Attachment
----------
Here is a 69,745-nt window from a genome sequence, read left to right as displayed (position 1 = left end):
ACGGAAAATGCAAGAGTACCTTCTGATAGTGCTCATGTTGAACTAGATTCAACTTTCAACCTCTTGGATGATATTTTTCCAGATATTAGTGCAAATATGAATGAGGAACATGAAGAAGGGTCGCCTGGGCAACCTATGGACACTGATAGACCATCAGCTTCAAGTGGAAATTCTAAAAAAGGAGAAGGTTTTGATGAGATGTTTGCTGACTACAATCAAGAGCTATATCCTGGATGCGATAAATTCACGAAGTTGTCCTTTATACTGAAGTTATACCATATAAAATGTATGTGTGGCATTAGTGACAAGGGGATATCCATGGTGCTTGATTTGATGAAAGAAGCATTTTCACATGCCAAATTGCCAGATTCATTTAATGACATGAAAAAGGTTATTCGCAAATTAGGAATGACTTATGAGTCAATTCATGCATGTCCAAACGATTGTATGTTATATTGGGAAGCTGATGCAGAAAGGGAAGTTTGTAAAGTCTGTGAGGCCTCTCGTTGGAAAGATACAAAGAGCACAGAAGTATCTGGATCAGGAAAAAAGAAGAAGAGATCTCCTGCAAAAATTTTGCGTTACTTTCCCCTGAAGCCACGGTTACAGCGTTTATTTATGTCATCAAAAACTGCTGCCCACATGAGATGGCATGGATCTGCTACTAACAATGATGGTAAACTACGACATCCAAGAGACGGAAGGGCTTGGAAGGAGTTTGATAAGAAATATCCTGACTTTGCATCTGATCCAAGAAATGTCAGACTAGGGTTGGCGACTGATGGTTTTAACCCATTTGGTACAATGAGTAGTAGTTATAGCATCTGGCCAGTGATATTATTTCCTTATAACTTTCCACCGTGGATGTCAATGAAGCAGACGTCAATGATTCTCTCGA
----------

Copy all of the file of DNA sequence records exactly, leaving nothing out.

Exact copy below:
Here is a 69,745-nt window from a genome sequence, read left to right as displayed (position 1 = left end):
ACGGAAAATGCAAGAGTACCTTCTGATAGTGCTCATGTTGAACTAGATTCAACTTTCAACCTCTTGGATGATATTTTTCCAGATATTAGTGCAAATATGAATGAGGAACATGAAGAAGGGTCGCCTGGGCAACCTATGGACACTGATAGACCATCAGCTTCAAGTGGAAATTCTAAAAAAGGAGAAGGTTTTGATGAGATGTTTGCTGACTACAATCAAGAGCTATATCCTGGATGCGATAAATTCACGAAGTTGTCCTTTATACTGAAGTTATACCATATAAAATGTATGTGTGGCATTAGTGACAAGGGGATATCCATGGTGCTTGATTTGATGAAAGAAGCATTTTCACATGCCAAATTGCCAGATTCATTTAATGACATGAAAAAGGTTATTCGCAAATTAGGAATGACTTATGAGTCAATTCATGCATGTCCAAACGATTGTATGTTATATTGGGAAGCTGATGCAGAAAGGGAAGTTTGTAAAGTCTGTGAGGCCTCTCGTTGGAAAGATACAAAGAGCACAGAAGTATCTGGATCAGGAAAAAAGAAGAAGAGATCTCCTGCAAAAATTTTGCGTTACTTTCCCCTGAAGCCACGGTTACAGCGTTTATTTATGTCATCAAAAACTGCTGCCCACATGAGATGGCATGGATCTGCTACTAACAATGATGGTAAACTACGACATCCAAGAGACGGAAGGGCTTGGAAGGAGTTTGATAAGAAATATCCTGACTTTGCATCTGATCCAAGAAATGTCAGACTAGGGTTGGCGACTGATGGTTTTAACCCATTTGGTACAATGAGTAGTAGTTATAGCATCTGGCCAGTGATATTATTTCCTTATAACTTTCCACCGTGGATGTCAATGAAGCAGACGTCAATGATTCTCTCGA